FOR IMMEDIATE RELEASE: Wednesday, December 3, 2013
CONTACT: Elliot Imse, Director of Policy & Communications (OHR): 202.481.3773, [email protected]
The DC Commission on Human Rights, with Mayor Vincent C. Gray, will recognize the work of Sonia Gutierrez and local high school students at the DC Commission on Human Rights Awards Ceremony on Thursday, December 11. Ms. Gutierrez, founder and president emeritus of Carlos Rosario International Public Charter School, is being honored for her lifetime of work on behalf of immigrant communities in the District. Local high school students selected as finalists for the Youth Human Rights Ambassador Contest will also be honored for their projects related to human rights in the District.
BACKGROUND: The Cornelius R. “Neil” Alexander Humanitarian Award celebrates the work and accomplishments of individuals who have made significant contributions in the field of civil rights and human rights in the District. Neil Alexander was the Chief Hearing Examiner for the DC Commission on Human Rights from 1987 until his passing in 2007. Neil was widely recognized as an expert in discrimination law and a leader in the fight for social justice.
The Youth Human Rights Ambassador Contest encourages DC students to develop creative pieces that demonstrate their understanding of the DC Human Rights Act. Approximately 138 submissions were received this year and 15 finalists chosen at the DC Teens Take on the Human Rights Act event on November 19 at Georgetown University Law Center. Three submissions will be chosen as winners at the Commission on Human Rights Awards Ceremony.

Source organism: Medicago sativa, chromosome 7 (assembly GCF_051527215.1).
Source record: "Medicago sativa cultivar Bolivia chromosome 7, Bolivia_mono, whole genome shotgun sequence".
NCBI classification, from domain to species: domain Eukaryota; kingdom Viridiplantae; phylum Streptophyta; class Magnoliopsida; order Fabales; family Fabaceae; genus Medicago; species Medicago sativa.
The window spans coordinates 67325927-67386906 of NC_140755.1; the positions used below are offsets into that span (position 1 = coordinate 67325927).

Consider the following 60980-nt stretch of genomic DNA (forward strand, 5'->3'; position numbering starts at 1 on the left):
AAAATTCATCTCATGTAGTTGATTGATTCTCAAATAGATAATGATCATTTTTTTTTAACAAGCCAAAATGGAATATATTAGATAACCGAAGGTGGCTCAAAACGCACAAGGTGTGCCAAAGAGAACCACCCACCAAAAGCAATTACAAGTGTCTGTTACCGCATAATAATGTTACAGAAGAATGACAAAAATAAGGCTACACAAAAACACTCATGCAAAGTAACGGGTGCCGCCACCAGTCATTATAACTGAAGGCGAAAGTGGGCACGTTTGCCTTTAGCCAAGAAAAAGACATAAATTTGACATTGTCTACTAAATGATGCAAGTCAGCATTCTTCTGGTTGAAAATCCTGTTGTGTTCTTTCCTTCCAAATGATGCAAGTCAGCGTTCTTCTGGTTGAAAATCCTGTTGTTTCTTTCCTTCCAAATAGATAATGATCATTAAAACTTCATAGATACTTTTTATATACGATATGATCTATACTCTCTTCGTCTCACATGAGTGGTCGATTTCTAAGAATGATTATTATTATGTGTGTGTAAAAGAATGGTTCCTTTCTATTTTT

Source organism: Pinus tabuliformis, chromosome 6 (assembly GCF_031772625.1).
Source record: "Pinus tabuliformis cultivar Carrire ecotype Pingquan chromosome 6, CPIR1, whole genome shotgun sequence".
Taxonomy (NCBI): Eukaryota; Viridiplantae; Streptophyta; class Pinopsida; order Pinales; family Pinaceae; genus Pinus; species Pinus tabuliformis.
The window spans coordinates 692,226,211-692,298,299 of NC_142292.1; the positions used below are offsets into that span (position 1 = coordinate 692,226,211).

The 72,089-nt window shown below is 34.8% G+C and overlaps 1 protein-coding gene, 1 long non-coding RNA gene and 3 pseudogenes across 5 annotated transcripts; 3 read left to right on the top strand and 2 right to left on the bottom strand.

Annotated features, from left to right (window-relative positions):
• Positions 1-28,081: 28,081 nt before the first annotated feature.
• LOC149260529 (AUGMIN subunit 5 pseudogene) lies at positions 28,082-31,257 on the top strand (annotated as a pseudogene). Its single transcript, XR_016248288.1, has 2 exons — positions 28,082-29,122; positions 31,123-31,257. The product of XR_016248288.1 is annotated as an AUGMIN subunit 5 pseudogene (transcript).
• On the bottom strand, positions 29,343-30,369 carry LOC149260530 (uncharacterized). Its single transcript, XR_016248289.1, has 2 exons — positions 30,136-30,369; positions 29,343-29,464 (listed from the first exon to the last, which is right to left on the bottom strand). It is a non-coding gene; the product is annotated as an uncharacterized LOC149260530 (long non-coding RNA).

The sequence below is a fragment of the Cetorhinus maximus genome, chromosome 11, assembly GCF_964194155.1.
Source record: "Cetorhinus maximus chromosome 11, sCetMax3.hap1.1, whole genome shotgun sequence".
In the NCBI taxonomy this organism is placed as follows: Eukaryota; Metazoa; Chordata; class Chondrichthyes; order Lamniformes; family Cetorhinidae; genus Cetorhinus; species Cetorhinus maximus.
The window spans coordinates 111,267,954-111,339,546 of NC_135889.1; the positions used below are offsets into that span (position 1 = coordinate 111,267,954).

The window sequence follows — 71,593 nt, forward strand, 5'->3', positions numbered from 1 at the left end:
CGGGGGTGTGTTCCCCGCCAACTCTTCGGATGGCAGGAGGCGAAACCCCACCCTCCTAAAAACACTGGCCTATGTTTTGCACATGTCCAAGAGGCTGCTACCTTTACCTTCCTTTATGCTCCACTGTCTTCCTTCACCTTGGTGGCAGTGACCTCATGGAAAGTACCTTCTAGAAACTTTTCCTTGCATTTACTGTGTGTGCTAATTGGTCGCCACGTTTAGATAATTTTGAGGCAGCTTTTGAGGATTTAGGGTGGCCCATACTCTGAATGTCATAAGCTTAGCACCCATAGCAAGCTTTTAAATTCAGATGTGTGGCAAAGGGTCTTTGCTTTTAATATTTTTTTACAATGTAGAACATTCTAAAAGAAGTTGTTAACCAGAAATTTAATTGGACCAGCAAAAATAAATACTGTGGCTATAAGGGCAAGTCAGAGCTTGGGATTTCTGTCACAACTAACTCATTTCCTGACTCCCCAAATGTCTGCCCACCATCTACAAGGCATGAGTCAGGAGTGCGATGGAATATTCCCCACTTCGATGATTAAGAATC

The event is open to the public, but we request attendees RSVP by Thursday, December 4 at http://commissionawards2014.eventbrite.com or by calling (202) 727-0656.
About the District of Columbia Commission on Human Rights
The Commission on Human Rights is a quasi-independent body whose primary function is to adjudicate private sector discrimination complaints brought under the DC Human Rights Act. It is comprised of 15 volunteer Commissioners appointed by the Mayor and confirmed by the City Council. Three administrative law judges assist the Commission in upholding its responsibilities.
About the District of Columbia Office of Human Rights
The District of Columbia Office of Human Rights (OHR) was established to eradicate discrimination, increase equal opportunity and protect human rights for persons who live in or visit the District of Columbia. The agency enforces local and federal human rights laws, including the DC Human Rights Act, by providing a legal process to those who believe they have been discriminated against. OHR also proactively enforces human rights in the District through Director’s Inquiries, which allow it to identify and investigate practices and policies that may be discriminatory.